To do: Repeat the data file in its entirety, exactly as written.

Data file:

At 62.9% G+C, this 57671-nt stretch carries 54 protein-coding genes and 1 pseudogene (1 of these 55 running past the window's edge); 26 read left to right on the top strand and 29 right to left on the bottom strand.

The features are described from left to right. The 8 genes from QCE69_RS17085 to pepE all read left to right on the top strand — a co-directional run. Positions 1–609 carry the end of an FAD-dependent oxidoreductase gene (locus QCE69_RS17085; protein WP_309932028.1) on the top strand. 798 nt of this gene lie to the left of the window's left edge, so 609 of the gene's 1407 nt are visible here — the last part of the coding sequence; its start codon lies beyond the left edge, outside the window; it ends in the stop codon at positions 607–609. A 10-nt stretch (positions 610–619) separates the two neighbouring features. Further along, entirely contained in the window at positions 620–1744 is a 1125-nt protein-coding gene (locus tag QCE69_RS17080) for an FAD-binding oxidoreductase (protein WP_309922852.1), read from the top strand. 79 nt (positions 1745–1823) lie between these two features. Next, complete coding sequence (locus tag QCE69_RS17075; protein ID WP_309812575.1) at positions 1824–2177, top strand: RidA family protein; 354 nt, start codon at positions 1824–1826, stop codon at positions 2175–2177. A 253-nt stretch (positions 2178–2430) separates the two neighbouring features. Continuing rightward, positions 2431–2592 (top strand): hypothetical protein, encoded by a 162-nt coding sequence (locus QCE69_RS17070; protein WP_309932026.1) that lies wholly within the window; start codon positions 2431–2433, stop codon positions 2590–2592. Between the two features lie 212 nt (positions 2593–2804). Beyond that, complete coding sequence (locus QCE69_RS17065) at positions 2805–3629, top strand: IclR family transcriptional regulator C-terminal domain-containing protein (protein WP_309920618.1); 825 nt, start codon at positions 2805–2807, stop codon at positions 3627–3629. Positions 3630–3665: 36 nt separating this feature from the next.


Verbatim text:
At 62.9% G+C, this 57671-nt stretch carries 54 protein-coding genes and 1 pseudogene (1 of these 55 running past the window's edge); 26 read left to right on the top strand and 29 right to left on the bottom strand.

The features are described from left to right. The 8 genes from QCE69_RS17085 to pepE all read left to right on the top strand — a co-directional run. Positions 1–609 carry the end of an FAD-dependent oxidoreductase gene (locus QCE69_RS17085; protein WP_309932028.1) on the top strand. 798 nt of this gene lie to the left of the window's left edge, so 609 of the gene's 1407 nt are visible here — the last part of the coding sequence; its start codon lies beyond the left edge, outside the window; it ends in the stop codon at positions 607–609. A 10-nt stretch (positions 610–619) separates the two neighbouring features. Further along, entirely contained in the window at positions 620–1744 is a 1125-nt protein-coding gene (locus tag QCE69_RS17080) for an FAD-binding oxidoreductase (protein WP_309922852.1), read from the top strand. 79 nt (positions 1745–1823) lie between these two features. Next, complete coding sequence (locus tag QCE69_RS17075; protein ID WP_309812575.1) at positions 1824–2177, top strand: RidA family protein; 354 nt, start codon at positions 1824–1826, stop codon at positions 2175–2177. A 253-nt stretch (positions 2178–2430) separates the two neighbouring features. Continuing rightward, positions 2431–2592 (top strand): hypothetical protein, encoded by a 162-nt coding sequence (locus QCE69_RS17070; protein WP_309932026.1) that lies wholly within the window; start codon positions 2431–2433, stop codon positions 2590–2592. Between the two features lie 212 nt (positions 2593–2804). Beyond that, complete coding sequence (locus QCE69_RS17065) at positions 2805–3629, top strand: IclR family transcriptional regulator C-terminal domain-containing protein (protein WP_309920618.1); 825 nt, start codon at positions 2805–2807, stop codon at positions 3627–3629. Positions 3630–3665: 36 nt separating this feature from the next.